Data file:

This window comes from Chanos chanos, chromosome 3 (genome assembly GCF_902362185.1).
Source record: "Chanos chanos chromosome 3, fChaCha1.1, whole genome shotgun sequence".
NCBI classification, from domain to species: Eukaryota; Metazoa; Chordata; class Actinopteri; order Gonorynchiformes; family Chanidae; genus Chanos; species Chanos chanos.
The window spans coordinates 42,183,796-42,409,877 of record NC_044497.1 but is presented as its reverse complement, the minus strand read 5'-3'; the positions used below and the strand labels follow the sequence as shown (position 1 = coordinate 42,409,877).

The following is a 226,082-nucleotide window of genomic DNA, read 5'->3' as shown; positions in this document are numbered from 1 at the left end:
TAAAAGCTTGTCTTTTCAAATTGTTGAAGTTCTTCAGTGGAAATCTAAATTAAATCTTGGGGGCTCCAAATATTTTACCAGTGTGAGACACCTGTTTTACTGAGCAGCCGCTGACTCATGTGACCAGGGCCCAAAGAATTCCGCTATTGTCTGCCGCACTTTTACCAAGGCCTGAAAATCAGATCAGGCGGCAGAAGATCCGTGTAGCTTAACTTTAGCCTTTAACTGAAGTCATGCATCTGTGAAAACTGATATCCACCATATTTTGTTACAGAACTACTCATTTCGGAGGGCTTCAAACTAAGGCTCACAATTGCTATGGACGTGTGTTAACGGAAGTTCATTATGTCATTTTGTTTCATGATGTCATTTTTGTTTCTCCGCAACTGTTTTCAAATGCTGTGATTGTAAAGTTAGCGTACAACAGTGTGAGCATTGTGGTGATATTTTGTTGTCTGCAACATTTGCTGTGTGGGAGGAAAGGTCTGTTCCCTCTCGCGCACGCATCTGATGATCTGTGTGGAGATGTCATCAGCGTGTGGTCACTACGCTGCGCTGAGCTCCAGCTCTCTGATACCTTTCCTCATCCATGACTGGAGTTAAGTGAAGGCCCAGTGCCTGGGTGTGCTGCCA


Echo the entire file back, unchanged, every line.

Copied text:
This window comes from Chanos chanos, chromosome 3 (genome assembly GCF_902362185.1).
Source record: "Chanos chanos chromosome 3, fChaCha1.1, whole genome shotgun sequence".
NCBI classification, from domain to species: Eukaryota; Metazoa; Chordata; class Actinopteri; order Gonorynchiformes; family Chanidae; genus Chanos; species Chanos chanos.
The window spans coordinates 42,183,796-42,409,877 of record NC_044497.1 but is presented as its reverse complement, the minus strand read 5'-3'; the positions used below and the strand labels follow the sequence as shown (position 1 = coordinate 42,409,877).

The following is a 226,082-nucleotide window of genomic DNA, read 5'->3' as shown; positions in this document are numbered from 1 at the left end:
TAAAAGCTTGTCTTTTCAAATTGTTGAAGTTCTTCAGTGGAAATCTAAATTAAATCTTGGGGGCTCCAAATATTTTACCAGTGTGAGACACCTGTTTTACTGAGCAGCCGCTGACTCATGTGACCAGGGCCCAAAGAATTCCGCTATTGTCTGCCGCACTTTTACCAAGGCCTGAAAATCAGATCAGGCGGCAGAAGATCCGTGTAGCTTAACTTTAGCCTTTAACTGAAGTCATGCATCTGTGAAAACTGATATCCACCATATTTTGTTACAGAACTACTCATTTCGGAGGGCTTCAAACTAAGGCTCACAATTGCTATGGACGTGTGTTAACGGAAGTTCATTATGTCATTTTGTTTCATGATGTCATTTTTGTTTCTCCGCAACTGTTTTCAAATGCTGTGATTGTAAAGTTAGCGTACAACAGTGTGAGCATTGTGGTGATATTTTGTTGTCTGCAACATTTGCTGTGTGGGAGGAAAGGTCTGTTCCCTCTCGCGCACGCATCTGATGATCTGTGTGGAGATGTCATCAGCGTGTGGTCACTACGCTGCGCTGAGCTCCAGCTCTCTGATACCTTTCCTCATCCATGACTGGAGTTAAGTGAAGGCCCAGTGCCTGGGTGTGCTGCCA